THE QUAIL 2019

Wallace Wyss

Volume 44 Issue 18

Aug 31, 2019

Years ago, when I first heard of The Quail: A Motorsports Event, I wondered why The Quail was created because I thought, well, there is already a Pebble Beach. Why do they need another fancy concours?

    Years ago, when I first heard of The Quail: A Motorsports Event, I wondered why The Quail was created because I thought, well, there is already a Pebble Beach. Why do they need another fancy concours?

    I get it. This show is a lot more than a contest of the most elegant cars. It has become a social event.

    This is a show created not only for men who are steeped in car culture but for the women to come and show off their finery. I wouldn’t doubt, after seeing the clothes worn by the spectators at The Quail, that many garments were bespoke-tailored specifically for the occasion.

    And then there’s the food. I only partook of one meal but there were at least three gourmet restaurants and when I finally arrived (after a one hour traffic jam) everybody was already dining and socializing. Oh, some were looking at the cars but it is obvious that The Quail is much more social than a car show.

    Officially called The Quail Motorsports Gathering, it has a lot of exclusivity to sell; there are only 6,000 spectators, limited in ticket sales so it won’t get too crowded.

    The number of cars appears smaller than the 250 they claim but it’s such an eclectic mix: from hot rods to one-off coachbuilt cars, to new creations.

    A prototype Ferrari was shown; the P80/C. You can tell this is a car made only for the track because it lacks headlights.

    At The Quail automakers have booths right at the show, and very comfortable booths with leather couches, refreshments, magazines; all the comforts of home.

    Among the businesses with booths was a yacht maker, and I thought, why not?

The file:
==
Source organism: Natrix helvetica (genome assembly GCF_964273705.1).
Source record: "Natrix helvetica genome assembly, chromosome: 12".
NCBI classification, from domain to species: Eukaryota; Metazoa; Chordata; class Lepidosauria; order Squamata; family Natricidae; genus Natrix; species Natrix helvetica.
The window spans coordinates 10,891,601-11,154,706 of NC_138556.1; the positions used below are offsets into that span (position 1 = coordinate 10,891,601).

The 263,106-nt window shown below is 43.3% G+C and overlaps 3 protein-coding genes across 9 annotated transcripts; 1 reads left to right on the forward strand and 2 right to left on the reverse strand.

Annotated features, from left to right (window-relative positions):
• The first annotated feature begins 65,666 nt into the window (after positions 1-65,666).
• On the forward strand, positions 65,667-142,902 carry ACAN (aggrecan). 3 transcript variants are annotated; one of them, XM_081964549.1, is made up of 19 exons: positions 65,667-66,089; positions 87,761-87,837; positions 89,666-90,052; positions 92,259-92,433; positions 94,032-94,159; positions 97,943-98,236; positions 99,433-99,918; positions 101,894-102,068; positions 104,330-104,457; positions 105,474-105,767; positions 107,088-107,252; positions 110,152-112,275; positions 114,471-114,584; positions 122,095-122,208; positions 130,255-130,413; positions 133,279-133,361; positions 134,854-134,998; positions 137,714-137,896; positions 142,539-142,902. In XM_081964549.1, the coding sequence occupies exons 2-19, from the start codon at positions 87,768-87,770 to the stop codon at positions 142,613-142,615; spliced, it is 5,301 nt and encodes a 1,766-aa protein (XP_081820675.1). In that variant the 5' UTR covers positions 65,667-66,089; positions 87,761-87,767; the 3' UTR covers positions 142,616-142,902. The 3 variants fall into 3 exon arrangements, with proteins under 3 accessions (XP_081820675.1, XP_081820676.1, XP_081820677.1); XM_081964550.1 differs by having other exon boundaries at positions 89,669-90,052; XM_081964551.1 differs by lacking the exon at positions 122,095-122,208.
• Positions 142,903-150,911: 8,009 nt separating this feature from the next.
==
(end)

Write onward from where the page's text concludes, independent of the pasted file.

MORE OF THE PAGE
Owners of luxury cars live a lifestyle that doesn’t stop at cars. Too bad there’s no bay within viewing distance to park the boats.

    They also celebrate anniversaries of cars, and this year at The Quail were anniversaries for the 25th Anniversary of the McLaren F1, the first 100 Years of Bentley Motors and A Tribute to the Electric Car Movement.

    One odd thing about the show is that they are constantly expanding what they will invite. This year, I was surprised to see a 1949 Mercury Coupe.

    Lest we forget, The Quail is still maintaining its focus on being a contest. There were judges, and 12 categories to judge, including Pre-War Sports and Racing Cars, Post-War Sports Cars (1945-1960), Post-War Sports Cars (1961-1975), the Great Ferraris, Supercars, Custom Coachwork and Sports and Racing Motorcycles.

    A prewar car won Best of Show, a 1931 Stutz DV 32 Convertible Victoria by Le Baron, although with The Quail you can’t predict it will always be a prewar car that wins.

    Capturing the Spirit of The Quail award was a 1957 Ferrari 335 S, one of four made.

    THE AUTHOR: A fine artist accepting commissions to paint portraits of Ferraris, Wyss provides you with a list of finished works if you write mendoart7@gmail.com.

 

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